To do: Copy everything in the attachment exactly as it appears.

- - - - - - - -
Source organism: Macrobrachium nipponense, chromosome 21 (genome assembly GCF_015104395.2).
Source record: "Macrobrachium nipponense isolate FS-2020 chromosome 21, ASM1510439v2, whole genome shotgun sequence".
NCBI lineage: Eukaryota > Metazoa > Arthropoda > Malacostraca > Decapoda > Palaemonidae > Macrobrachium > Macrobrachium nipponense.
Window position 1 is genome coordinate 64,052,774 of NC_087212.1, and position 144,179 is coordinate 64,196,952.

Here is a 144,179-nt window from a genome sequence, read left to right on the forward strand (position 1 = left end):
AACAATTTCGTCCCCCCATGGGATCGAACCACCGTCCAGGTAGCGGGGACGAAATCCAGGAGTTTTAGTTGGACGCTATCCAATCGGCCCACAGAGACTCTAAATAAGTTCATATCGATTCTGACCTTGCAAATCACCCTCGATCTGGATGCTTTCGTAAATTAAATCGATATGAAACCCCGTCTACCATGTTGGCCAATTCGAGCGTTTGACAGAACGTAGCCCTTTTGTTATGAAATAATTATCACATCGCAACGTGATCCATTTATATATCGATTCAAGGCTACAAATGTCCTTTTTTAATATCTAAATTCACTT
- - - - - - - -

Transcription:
Source organism: Macrobrachium nipponense, chromosome 21 (genome assembly GCF_015104395.2).
Source record: "Macrobrachium nipponense isolate FS-2020 chromosome 21, ASM1510439v2, whole genome shotgun sequence".
NCBI lineage: Eukaryota > Metazoa > Arthropoda > Malacostraca > Decapoda > Palaemonidae > Macrobrachium > Macrobrachium nipponense.
Window position 1 is genome coordinate 64,052,774 of NC_087212.1, and position 144,179 is coordinate 64,196,952.

Here is a 144,179-nt window from a genome sequence, read left to right on the forward strand (position 1 = left end):
AACAATTTCGTCCCCCCATGGGATCGAACCACCGTCCAGGTAGCGGGGACGAAATCCAGGAGTTTTAGTTGGACGCTATCCAATCGGCCCACAGAGACTCTAAATAAGTTCATATCGATTCTGACCTTGCAAATCACCCTCGATCTGGATGCTTTCGTAAATTAAATCGATATGAAACCCCGTCTACCATGTTGGCCAATTCGAGCGTTTGACAGAACGTAGCCCTTTTGTTATGAAATAATTATCACATCGCAACGTGATCCATTTATATATCGATTCAAGGCTACAAATGTCCTTTTTTAATATCTAAATTCACTT